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Hullabaloo


Friday, August 26, 2016

 
In a November ballot initiative, California voters take on Big Pharma & sky-high drug prices

by Gaius Publius


Sky-high drug prices are a scandal, but everyone knows that, even those responsible for the prices. They're also a source of enormous profit and wealth, which is the problem. The drug companies, acting alone and through their lobbying arm, Pharmaceutical Research and Manufacturers of America (PhRMA), are literally sending people to their deaths in order to drain others of a few dollars more. It would not be out of line to call this behavior murderous and psychopathic — in a Martin Shkreli sense — though most would settle for a term from economics. Something related to capitalism, perhaps.


 What drug company CEOs are doing to patients for a few dollars more (source)


Drug companies and their wealth have captured the national legislative and regulatory process and even some of the national patient advocacy groups (see below for more). How to crack the nut of deadly high drug prices and bring them down to an affordable level? Activists in California are making a very credible attempt at the state level with a November ballot initiative called the Drug Prices Relief Act, or Proposition 61.

Fran Quigley, writing in Truth-Out, first describes the scale of the problem (my emphasis throughout):
It is hard to overstate the level of dysfunction in the US medicines system. The headline-producing greed of "pharma bro" Martin Shkreli was just the most dramatic example of a pharmaceutical industry whose patent monopolies grant it immunity from market forces while its political clout shields it from government regulation. Taking full advantage of taxpayer-funded research, drug corporations make record profits, even by Fortune 500 standards, and pay their CEOs as much as $180 million a year. Those corporations spend far more on incessant marketing to consumers and physicians than they do on research -- part of the reason they have largely failed to develop new medicines that address the most deadly illnesses and diseases.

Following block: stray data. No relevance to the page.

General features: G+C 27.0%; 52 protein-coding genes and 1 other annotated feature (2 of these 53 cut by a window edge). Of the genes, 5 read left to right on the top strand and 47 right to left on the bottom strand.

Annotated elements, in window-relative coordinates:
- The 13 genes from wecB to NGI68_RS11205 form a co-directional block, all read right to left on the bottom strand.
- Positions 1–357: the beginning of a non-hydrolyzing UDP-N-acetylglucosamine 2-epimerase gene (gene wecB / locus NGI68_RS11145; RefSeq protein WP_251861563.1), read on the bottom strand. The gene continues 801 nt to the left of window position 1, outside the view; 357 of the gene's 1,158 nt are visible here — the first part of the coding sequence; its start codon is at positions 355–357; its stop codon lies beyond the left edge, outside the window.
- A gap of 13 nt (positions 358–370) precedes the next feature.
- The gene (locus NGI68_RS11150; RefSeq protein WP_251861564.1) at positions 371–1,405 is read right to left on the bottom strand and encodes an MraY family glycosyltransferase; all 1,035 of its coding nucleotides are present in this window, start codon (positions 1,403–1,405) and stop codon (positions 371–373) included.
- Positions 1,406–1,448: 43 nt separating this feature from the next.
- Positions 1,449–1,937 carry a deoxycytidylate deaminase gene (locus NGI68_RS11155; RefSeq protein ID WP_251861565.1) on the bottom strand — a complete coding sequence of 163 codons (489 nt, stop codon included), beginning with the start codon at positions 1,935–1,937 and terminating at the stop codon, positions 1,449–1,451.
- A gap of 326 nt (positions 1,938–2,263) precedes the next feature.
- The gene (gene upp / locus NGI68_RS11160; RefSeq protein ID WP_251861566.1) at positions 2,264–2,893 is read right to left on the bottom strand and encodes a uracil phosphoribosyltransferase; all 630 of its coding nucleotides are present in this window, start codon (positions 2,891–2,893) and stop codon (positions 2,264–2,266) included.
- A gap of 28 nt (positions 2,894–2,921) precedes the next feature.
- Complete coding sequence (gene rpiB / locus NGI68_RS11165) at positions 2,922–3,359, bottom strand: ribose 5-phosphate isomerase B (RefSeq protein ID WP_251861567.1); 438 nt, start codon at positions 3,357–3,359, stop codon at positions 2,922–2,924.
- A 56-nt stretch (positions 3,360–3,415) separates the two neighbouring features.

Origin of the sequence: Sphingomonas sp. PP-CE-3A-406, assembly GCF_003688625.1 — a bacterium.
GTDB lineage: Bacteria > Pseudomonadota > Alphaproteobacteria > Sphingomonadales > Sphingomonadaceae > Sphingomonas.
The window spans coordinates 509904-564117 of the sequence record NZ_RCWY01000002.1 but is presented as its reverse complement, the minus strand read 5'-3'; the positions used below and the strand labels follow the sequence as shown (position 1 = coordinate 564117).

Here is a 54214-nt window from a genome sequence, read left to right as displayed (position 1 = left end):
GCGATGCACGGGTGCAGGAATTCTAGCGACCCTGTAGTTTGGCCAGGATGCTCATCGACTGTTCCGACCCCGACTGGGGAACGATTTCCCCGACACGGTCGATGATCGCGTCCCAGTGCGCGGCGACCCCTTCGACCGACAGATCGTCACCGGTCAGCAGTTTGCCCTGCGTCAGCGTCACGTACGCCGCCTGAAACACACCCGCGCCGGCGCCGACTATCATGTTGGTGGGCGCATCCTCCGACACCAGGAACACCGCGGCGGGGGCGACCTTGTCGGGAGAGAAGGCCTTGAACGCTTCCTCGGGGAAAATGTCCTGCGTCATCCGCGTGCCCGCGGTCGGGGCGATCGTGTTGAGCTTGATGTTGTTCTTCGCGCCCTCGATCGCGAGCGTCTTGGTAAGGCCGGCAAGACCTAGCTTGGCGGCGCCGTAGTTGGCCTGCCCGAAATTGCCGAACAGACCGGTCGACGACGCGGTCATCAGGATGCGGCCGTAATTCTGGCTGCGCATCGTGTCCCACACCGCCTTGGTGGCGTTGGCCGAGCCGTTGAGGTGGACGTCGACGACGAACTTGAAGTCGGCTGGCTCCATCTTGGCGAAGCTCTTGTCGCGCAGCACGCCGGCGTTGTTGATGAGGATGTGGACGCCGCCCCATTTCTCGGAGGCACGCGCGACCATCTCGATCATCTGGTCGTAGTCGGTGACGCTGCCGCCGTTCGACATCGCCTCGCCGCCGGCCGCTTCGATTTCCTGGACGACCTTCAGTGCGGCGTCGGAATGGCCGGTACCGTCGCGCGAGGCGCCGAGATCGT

As for the patients who rely on those medicines, pharma lobbying has ensured that the US Medicare program is alone among industrialized nations' government health plans in not negotiating down the price it pays for medicines, causing US patients to pay far and away the highest global price for necessary drugs. One in every five US cancer patients can't afford to fill their prescriptions, and many seniors on Medicare are forced to cut their pills in half to stretch their supply. ...

The industry's US trade organization, the Pharmaceutical Research and Manufacturers of America, known as PhRMA, has an annual budget exceeding $200 million, which it directs to the promotion of the image and interests of its 57 member companies. The industry's US lobbying expenses for 2015 were $238 million, and its campaign contributions have reached as high as $50.7 million in a year. That money has been well-spent.
Even those in government who say they're trying to help aren't helping:
Not that the Obama administration has always been a champion of medicine access: the Affordable Care Act enshrined a huge guaranteed market for pharmaceutical companies, and the National Institutes of Health (NIH) recently flat-out refused to exercise its legal right to address huge corporate mark-ups on cancer medicines the NIH helped develop.
I'm shocked about the NIH not using authority it already has to provide relief. That's a good indication of the extent to which all of national government is captured by this industry.

Only the Veterans Administration, unlike Medicare, negotiates down drug prices. Medicare is forbidden by law to do so. Which makes the prices paid by the VA for prescription drugs an interesting benchmark.